Tips from Virsage: Passphrases - December 2017
Posted by Andrea Montgomery on 13 December 2017 01:02 PM
Tips from Virsage: Passphrases
Passwords are something you use almost every day, from accessing your email or banking online to purchasing goods or accessing your smartphone. However, passwords are also one of your weakest points; if someone learns or guesses your password they can access your accounts as you, allowing them to transfer your money, read your emails, or steal your identity. That is why strong passwords are essential to protecting yourself. However, passwords have typically been confusing, hard to remember, and difficult to type. In this newsletter, you will learn how to create strong passwords, called passphrases, that are easy for you to remember and simple to type.
My-Ngoc Nguyen (pronounced Me-Nop Wynn) is a Certified SANS instructor and CEO/Principal Consultant for Secured IT Solutions. She brings expertise with top certifications and 14+ years of developing, maturing, and managing cyber security programs for various industries and sectors. Follow her on Twitter @MenopN and on LinkedIn at My-Ngoc “Menop” Nguyen.
The challenge we all face is that cyber attackers have developed sophisticated and effective methods to brute force (automated guessing) passwords. This means bad guys can compromise your passwords if they are weak or easy to guess. An important step to protecting yourself is to use strong passwords. Typically, this is done by creating complex passwords; however, these can be hard to remember, confusing, and difficult to type. Instead, we recommend you use passphrases--a series of random words or a sentence. The more characters your passphrase has, the stronger it is. The advantage is these are much easier to remember and type, but still hard for cyber attackers to hack. Here are two different examples:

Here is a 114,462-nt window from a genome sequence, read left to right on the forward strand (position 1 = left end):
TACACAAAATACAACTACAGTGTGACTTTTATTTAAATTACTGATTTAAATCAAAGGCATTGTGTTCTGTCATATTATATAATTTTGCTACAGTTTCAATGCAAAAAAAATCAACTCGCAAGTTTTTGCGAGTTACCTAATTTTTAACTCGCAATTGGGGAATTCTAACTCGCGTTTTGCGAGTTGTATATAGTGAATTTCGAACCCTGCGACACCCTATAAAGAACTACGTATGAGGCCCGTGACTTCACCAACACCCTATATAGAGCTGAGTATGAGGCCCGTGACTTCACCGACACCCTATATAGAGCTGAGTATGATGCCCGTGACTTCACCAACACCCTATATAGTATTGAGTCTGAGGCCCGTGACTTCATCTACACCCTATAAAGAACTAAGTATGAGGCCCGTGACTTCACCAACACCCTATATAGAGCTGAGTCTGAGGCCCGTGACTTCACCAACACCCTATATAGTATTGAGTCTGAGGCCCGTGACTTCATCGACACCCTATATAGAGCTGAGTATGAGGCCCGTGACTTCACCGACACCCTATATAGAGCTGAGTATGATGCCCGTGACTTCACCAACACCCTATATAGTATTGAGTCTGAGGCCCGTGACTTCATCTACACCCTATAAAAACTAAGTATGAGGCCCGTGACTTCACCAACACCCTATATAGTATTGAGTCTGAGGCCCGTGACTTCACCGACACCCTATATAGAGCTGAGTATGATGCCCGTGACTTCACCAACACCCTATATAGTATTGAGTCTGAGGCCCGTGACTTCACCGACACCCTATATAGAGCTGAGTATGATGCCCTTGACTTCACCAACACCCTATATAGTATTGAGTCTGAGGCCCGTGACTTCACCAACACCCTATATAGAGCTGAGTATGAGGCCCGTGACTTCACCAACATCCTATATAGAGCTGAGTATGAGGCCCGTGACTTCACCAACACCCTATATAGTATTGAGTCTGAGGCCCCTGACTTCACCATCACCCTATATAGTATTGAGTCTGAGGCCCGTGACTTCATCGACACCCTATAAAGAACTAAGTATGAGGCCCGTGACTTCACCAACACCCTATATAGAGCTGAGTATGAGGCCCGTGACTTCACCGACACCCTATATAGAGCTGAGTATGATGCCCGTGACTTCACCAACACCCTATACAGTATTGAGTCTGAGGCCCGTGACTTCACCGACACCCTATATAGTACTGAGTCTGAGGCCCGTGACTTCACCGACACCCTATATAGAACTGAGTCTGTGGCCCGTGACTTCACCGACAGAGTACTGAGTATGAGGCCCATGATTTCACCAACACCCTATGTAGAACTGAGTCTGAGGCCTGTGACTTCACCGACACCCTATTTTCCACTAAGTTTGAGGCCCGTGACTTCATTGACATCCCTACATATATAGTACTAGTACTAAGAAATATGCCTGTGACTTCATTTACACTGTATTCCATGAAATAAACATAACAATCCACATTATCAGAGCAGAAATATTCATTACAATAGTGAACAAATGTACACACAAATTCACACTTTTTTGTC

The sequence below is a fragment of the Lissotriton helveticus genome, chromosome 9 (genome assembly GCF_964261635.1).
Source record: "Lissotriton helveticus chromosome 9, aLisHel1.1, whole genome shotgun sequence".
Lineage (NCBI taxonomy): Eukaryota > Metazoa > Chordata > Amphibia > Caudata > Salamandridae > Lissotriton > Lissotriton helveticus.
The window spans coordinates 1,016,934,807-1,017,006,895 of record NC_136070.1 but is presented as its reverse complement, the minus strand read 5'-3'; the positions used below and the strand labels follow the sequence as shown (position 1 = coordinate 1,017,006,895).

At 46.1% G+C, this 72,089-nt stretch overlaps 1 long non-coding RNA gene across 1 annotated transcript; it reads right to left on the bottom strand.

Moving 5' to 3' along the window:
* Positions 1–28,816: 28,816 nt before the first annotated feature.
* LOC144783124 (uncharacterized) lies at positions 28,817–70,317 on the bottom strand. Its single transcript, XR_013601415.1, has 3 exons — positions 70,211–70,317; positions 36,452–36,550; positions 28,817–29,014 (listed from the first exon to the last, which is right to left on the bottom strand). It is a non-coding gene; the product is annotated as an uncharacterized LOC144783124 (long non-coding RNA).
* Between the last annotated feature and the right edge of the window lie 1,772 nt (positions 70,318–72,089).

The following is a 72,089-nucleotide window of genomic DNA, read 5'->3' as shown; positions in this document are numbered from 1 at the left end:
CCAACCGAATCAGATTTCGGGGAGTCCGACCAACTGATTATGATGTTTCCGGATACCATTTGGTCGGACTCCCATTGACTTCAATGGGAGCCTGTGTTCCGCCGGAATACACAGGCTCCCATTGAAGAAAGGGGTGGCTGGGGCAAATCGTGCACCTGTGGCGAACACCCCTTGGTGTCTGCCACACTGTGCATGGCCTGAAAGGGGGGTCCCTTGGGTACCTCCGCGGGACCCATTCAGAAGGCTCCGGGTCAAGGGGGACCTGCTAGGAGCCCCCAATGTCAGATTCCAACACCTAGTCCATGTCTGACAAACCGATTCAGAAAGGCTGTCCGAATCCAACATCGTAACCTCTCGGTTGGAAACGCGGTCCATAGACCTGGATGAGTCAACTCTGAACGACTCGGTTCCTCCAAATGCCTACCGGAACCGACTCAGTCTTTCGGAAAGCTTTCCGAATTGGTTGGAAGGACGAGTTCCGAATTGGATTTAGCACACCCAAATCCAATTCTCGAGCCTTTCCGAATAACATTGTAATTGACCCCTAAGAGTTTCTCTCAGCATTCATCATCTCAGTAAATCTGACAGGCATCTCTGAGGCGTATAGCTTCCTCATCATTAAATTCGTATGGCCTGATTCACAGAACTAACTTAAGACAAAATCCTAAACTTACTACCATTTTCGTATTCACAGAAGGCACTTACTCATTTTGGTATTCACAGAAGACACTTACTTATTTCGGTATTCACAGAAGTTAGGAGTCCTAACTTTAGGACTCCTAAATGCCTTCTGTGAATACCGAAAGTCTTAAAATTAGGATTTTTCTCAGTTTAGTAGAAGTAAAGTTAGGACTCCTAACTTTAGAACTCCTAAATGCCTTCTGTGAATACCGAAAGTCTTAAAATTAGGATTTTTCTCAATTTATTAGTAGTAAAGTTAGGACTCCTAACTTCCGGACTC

Time for tea at 1:23
What makes these passphrases so strong is not only are they long, but they use capital letters and symbols. (Remember, spaces and punctuation are symbols.) At the same time, these passphrases are also easy to remember and type. You can make your passphrase even stronger if you want to by replacing letters with numbers or symbols, such as replacing the letter ‘a’ with the ‘@’ symbol or the letter ‘o’ with the number zero. If a website or program limits the number of characters you can use in a password, use the maximum number of characters allowed.
Using Passphrases Securely
You must also be careful how you use passphrases. Using a passphrase won’t help if bad guys can easily steal or copy it
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